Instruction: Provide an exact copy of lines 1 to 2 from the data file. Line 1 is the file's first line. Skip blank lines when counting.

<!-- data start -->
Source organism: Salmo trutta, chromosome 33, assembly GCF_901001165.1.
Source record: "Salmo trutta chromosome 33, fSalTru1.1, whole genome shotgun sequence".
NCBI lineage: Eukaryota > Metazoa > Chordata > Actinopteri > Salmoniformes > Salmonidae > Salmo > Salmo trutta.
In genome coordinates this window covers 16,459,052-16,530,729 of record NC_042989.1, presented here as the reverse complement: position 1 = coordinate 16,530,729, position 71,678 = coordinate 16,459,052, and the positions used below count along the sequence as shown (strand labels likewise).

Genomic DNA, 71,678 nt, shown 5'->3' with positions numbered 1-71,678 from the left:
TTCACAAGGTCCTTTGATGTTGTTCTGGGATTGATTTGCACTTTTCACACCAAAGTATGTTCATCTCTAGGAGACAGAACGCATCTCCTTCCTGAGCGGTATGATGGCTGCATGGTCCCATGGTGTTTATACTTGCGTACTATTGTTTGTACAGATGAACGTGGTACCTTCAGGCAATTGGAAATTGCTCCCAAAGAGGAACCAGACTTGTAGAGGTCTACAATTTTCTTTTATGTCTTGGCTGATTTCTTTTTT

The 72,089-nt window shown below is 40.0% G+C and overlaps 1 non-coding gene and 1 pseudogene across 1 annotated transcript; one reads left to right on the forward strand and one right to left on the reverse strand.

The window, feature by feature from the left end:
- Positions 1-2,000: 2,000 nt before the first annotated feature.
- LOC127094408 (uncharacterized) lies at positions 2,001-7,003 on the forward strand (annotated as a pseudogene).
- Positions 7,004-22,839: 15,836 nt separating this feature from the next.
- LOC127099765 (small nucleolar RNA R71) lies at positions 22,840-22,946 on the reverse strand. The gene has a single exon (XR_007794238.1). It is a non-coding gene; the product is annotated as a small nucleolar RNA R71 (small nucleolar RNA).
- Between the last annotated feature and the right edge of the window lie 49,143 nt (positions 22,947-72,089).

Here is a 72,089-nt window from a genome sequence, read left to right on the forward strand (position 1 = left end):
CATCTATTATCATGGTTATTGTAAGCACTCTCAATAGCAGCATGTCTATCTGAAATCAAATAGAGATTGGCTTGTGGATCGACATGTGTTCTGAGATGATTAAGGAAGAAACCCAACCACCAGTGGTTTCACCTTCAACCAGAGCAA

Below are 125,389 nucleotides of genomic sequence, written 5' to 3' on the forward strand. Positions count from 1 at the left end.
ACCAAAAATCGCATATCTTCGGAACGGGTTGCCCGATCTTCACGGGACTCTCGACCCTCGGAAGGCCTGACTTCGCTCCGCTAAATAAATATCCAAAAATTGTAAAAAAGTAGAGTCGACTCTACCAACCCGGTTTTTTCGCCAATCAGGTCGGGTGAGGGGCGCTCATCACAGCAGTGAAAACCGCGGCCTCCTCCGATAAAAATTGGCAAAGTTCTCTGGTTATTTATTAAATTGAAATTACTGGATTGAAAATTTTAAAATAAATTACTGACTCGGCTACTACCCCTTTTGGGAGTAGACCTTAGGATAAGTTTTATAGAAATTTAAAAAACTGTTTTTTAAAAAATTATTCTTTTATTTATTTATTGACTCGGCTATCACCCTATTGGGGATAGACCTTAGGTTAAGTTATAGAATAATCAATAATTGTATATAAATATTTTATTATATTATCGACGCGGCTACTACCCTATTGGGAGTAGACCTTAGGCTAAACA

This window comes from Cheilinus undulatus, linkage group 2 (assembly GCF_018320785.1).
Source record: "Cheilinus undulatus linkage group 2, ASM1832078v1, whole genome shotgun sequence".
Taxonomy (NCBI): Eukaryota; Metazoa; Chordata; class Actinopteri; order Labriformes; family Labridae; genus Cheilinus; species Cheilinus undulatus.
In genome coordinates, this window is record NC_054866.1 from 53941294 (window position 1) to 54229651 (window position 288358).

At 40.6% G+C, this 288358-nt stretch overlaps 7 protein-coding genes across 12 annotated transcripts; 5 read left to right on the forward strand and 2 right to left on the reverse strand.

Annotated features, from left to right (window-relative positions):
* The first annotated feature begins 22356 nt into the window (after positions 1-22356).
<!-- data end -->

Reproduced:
Source organism: Salmo trutta, chromosome 33, assembly GCF_901001165.1.
Source record: "Salmo trutta chromosome 33, fSalTru1.1, whole genome shotgun sequence".